Hi David,

      Sorry no, I don’t use custom search (yet). The smart pricing principles should be the same, but I’m not sure how to avoid it as I’m not familiar with how it works.

  2. olly@ glass verandas

    Perhaps I am wrong but I find smart pricing can be applied to a whole account rather than just one site.

    For example I have a site that has good CTR and the click values are good. If I then add another site with a a really low CTR I get more clicks than before but less money. Removing the other site from my account I get more money for less clicks?

    1. Stephen Cronin

      Hi Olly,

      Yes, that’s what I said above:

      Smart Pricing is a penalty that Google applies to Adsense accounts (yes the entire account)

      Although it’s based on advertiser conversion rather than CTR (although there’s a correlation between the two).

  3. Mike@Atlanta georgia real estate

    I don’t know about contentconnect Stephen. It seems like it is in the middle of White hat and black hat SEO. I wouldn’t want to get penalized in google for participating. Be careful with it as Google could classify it as a “link scheme”.

  4. Tina@Christian books online

    This post is information needed! I am going to check to see if this is happening to me…Thank you so much for this

  5. Richard@Open An Online Store

    Wow! I have recently been trying to find a definitive solution ot Smart Pricing having been hit pretty heavily recently despite having good quality sites. This article is fantastically helpful in that department. Can’t thank you enough.

  6. Khaled@van leasing

    I’m a bit cautious as to how Google will view this scheme as though it sounds a good idea it is for link building after all.

  7. bleuken@SEO Consultant

    will this would not violate the Adsense rules? is there’s no possibility that one might get ban by doing this? By the way I tried your advice on embedding Adsense in Blogspot, it is really amazing and increase my earnings. Thanks!

  8. Tom@Best Portable GPS

    This is a great tutorial. I am thinking of adding adsense and was completely unaware of Smart Pricing. If I move forward, I will have to monitor that closely. Thanks again, Tom

  9. Larry@Racing Games

    Let’s say I want to filter out non search engine visitors then I will get less impression (depends on the ratio of SE visitors) on the ads. I wonder if this will bring better total revenue. I mean, despite of low cpc, doesn’t the overall huge amount of clicks result in huge revenue?

    1. Stephen Cronin Post author

      Hi Larry,

      Depends if you want 100 clicks at $.10 each or 20 clicks at $1.00 each. 🙂

      In seriousness, everyone’s situation is different and you have to do some testing for your own situation. The feedback I get is that for most people it increases the revenue, but this is by no means guaranteed for every one. Testing, testing, testing.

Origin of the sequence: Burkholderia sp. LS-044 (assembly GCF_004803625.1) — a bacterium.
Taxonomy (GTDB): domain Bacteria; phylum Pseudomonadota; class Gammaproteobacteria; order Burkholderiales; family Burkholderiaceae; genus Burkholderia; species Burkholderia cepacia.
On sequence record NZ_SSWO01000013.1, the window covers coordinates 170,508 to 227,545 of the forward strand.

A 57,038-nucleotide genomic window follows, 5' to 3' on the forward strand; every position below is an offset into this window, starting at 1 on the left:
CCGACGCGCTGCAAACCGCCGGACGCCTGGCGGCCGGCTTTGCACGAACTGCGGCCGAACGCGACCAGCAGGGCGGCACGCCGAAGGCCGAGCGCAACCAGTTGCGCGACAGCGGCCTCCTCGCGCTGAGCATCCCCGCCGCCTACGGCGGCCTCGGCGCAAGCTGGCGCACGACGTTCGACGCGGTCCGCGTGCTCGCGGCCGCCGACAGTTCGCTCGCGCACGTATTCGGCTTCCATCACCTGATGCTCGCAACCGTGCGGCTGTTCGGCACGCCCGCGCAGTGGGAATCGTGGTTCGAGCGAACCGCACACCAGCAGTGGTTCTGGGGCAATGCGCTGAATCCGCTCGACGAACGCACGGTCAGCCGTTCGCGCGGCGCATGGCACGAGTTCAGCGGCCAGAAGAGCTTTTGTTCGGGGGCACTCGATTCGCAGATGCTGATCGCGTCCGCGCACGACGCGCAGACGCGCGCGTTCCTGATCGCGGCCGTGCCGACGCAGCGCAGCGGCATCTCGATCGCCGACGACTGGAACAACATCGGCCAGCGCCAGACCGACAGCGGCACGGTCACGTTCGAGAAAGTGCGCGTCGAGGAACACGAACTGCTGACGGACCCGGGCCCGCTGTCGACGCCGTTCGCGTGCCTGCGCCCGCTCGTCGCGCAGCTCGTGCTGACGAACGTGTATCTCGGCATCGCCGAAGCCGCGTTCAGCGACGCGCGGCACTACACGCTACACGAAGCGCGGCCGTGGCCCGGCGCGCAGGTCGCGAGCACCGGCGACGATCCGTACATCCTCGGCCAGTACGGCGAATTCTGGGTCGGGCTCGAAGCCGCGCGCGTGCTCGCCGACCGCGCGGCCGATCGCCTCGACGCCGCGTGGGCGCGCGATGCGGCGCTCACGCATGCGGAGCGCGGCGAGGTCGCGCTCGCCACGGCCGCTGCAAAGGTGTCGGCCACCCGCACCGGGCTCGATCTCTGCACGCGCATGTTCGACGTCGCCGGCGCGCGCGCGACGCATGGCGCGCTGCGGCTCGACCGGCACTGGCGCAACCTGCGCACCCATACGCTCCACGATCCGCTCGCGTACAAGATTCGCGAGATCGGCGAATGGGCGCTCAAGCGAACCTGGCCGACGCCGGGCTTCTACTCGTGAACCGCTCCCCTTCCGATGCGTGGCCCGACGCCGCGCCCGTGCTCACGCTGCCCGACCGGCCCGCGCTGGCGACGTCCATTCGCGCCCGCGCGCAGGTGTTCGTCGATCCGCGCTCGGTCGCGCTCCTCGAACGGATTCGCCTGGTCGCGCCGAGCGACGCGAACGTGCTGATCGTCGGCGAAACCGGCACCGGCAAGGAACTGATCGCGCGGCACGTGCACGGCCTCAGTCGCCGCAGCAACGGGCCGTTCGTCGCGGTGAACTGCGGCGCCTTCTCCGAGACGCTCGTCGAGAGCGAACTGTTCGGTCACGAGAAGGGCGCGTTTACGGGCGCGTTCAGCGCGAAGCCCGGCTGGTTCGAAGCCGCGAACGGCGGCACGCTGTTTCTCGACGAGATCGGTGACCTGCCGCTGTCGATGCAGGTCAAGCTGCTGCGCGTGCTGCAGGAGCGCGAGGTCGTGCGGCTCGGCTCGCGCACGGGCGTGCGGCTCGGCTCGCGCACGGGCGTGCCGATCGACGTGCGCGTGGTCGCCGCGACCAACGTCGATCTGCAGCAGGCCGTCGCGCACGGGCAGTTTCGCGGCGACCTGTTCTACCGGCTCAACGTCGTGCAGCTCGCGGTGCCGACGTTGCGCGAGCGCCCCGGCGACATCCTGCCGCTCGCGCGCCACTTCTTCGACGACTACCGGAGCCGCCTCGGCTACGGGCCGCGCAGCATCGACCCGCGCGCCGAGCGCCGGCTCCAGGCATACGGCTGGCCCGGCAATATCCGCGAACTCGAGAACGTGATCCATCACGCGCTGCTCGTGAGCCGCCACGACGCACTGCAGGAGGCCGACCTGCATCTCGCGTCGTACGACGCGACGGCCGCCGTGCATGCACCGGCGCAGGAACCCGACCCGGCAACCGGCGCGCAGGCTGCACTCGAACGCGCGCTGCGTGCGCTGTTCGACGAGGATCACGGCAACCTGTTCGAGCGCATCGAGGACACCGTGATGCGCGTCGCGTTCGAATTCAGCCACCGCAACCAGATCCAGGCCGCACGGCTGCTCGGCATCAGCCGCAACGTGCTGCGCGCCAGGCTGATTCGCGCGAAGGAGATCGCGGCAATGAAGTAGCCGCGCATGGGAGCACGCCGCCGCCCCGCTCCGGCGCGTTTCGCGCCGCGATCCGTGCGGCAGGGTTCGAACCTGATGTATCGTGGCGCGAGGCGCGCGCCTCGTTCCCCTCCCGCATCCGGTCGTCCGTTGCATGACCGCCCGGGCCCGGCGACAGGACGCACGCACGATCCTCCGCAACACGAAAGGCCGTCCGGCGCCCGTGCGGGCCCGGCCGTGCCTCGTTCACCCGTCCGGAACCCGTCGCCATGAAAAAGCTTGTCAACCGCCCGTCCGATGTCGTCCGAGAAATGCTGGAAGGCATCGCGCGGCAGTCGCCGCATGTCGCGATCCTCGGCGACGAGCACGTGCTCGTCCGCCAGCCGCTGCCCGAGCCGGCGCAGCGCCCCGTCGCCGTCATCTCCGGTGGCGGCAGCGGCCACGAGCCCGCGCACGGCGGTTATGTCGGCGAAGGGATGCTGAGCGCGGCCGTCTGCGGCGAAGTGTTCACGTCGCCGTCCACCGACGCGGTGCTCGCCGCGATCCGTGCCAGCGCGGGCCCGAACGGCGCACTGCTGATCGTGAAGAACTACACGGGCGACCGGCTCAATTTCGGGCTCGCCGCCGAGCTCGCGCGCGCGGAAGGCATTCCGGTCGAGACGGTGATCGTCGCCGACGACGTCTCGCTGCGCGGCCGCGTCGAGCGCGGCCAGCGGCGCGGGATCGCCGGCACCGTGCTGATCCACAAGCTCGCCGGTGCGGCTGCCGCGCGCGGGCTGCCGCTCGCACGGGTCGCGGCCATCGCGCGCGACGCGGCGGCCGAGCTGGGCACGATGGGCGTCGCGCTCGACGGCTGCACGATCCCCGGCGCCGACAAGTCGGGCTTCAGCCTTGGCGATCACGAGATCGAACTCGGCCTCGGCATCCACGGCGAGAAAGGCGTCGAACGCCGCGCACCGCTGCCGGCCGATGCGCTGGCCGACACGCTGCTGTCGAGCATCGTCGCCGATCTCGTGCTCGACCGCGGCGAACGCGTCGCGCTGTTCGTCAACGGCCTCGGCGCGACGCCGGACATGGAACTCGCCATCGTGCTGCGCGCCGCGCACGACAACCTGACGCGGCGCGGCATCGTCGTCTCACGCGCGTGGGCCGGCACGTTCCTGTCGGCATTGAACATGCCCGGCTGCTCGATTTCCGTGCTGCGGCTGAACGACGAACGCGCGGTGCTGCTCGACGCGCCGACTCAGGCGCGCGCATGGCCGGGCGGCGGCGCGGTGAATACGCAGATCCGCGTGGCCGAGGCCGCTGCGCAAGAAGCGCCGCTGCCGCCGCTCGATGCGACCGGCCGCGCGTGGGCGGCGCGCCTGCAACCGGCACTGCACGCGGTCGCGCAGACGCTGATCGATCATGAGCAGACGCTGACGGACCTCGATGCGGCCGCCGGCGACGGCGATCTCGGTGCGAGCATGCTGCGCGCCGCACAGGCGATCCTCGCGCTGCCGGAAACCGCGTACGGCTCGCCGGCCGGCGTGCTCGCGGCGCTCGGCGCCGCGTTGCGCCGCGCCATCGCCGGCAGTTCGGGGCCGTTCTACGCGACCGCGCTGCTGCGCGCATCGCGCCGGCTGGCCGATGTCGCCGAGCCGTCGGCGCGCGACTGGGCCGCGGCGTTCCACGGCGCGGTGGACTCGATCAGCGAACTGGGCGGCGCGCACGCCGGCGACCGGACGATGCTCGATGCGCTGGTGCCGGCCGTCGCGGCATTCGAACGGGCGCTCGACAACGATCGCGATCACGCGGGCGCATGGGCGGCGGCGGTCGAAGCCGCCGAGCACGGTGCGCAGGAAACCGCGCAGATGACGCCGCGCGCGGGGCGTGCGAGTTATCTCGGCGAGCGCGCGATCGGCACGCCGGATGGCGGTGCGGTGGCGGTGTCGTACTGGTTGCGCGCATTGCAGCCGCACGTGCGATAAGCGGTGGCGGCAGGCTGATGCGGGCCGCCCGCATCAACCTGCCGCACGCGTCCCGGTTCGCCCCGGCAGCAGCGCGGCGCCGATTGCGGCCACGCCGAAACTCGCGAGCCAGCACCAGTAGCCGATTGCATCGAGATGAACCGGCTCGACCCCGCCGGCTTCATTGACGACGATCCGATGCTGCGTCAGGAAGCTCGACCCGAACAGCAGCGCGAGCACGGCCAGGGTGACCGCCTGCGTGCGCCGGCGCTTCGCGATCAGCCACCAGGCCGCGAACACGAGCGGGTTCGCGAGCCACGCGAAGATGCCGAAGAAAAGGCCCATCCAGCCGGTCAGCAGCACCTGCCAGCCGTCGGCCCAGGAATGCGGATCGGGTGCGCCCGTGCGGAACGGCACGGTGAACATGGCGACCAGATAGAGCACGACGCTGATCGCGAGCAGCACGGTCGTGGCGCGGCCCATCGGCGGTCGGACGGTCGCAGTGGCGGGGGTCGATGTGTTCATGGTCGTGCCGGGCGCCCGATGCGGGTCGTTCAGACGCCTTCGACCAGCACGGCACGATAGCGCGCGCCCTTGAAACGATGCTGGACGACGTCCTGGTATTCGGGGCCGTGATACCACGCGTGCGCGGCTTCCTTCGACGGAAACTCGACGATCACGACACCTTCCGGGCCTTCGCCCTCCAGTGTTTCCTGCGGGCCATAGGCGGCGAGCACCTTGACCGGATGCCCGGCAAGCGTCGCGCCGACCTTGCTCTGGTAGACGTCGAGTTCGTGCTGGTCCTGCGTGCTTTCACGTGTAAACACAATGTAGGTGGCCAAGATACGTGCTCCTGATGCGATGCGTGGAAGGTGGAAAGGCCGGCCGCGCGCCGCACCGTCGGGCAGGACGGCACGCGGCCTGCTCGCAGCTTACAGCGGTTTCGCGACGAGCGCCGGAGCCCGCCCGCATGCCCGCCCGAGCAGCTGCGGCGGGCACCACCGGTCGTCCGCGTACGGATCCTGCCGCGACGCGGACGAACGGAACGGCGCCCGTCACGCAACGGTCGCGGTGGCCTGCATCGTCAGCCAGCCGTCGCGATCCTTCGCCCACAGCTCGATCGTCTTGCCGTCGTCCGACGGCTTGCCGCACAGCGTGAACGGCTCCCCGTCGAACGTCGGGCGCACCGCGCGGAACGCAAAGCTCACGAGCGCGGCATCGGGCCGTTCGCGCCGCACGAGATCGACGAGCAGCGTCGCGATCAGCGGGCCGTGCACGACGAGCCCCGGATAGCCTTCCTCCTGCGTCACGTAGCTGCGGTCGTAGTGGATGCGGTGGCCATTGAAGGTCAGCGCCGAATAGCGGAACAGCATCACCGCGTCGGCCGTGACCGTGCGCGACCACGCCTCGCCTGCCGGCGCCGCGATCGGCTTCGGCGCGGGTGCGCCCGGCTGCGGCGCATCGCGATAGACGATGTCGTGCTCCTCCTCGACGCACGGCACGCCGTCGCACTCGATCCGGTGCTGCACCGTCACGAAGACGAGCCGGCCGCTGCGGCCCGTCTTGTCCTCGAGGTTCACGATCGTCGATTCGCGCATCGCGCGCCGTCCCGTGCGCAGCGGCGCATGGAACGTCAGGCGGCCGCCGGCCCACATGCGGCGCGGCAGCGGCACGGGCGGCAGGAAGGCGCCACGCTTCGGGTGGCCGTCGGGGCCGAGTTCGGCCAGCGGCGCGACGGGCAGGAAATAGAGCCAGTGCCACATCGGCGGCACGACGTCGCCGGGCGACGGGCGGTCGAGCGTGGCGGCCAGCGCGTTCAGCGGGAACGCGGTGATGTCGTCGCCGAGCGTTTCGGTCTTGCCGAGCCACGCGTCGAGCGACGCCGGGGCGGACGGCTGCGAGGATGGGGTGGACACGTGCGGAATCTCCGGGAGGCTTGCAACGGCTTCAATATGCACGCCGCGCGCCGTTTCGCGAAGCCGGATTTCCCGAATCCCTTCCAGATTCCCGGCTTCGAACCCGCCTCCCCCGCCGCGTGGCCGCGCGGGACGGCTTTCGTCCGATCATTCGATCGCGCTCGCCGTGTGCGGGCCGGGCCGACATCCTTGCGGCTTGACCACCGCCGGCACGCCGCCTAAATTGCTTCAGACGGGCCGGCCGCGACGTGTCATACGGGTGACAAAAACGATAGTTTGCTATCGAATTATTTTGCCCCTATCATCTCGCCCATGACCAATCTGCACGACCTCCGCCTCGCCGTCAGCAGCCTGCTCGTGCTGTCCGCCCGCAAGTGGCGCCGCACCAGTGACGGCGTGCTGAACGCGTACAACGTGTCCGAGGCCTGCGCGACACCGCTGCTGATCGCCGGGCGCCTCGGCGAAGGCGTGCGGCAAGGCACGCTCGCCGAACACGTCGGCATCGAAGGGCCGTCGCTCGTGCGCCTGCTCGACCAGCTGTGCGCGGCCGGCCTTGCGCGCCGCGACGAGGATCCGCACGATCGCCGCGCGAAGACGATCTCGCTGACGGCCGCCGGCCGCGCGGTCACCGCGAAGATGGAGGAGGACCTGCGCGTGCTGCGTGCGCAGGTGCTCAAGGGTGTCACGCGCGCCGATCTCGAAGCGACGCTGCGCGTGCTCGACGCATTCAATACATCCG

1. Larry@Racing Games

        Thanks for the reply Stephen. I guess you’re right. Testing is the key.

        I have another question in mind though. I was just wondering what about visitors that are not from social media nor search engine? Visitors from relevant discussion on some forums, blog post on other blogs, natural in-content links from other sites, etc. They might be a potential visitors too.

        One alternative way that I can think of is instead of list allowed referrers (search engines), why not list blocked referrers (all popular social media sites) and disable the adsense code if they come from this list.

  10. Stephen Cronin Post author

    To everyone stating that I should be cautious as to how Google will view ConnectContent – thanks for pointing this out.

    RT maintains that he has made sure that it follows all of Google’s TOS and I have a lot of trust in RT. That said, you can never be sure how Google will react. So when considering ConnectContent, make sure you consider this – but I’d suggest it may be worth asking RT more about it on on the ConnectContent site.

  11. Marcin@Technology Blog

    Smart Pricing is always killing my sites revenue and it takes a lot of time to get over it so I hope that implementing some tricks may help with it – thank you.

  12. John@Community Home Supply

    i think smart pricing isn’t that bad, you just have to restructure to make sure you are getting all the traffic you deserve. just be patient and the money will come.

  13. Dan @Tampa Florida

    Thanks for the info , is there a way to tell if you got penalized? I guess you can figure out by the amount per click you are averaging.

  14. Hao@mealworms

    It seems that you are not updating your blog anymore? I find all your tips very useful and I’m hoping you could add more. Specially this smart pricing in Google Ad

  15. ReiseFan

    Let’s say I want to filter out non search engine visitors then I will get less impression (depends on the ratio of SE visitors) on the ads. I wonder if this will bring better total revenue. I mean, despite of low cpc, doesn’t the overall huge amount of clicks result in huge revenue?

    LINK REMOVED: because of failure to use KeywordLuv syntax (name@keywords)

  16. Barbara Ling@virtual coach

    My gosh, I remember when Smart Pricing was first introduced. It’s hell being hit with it. Love your solutions!

  17. steve@Debt Settlement Program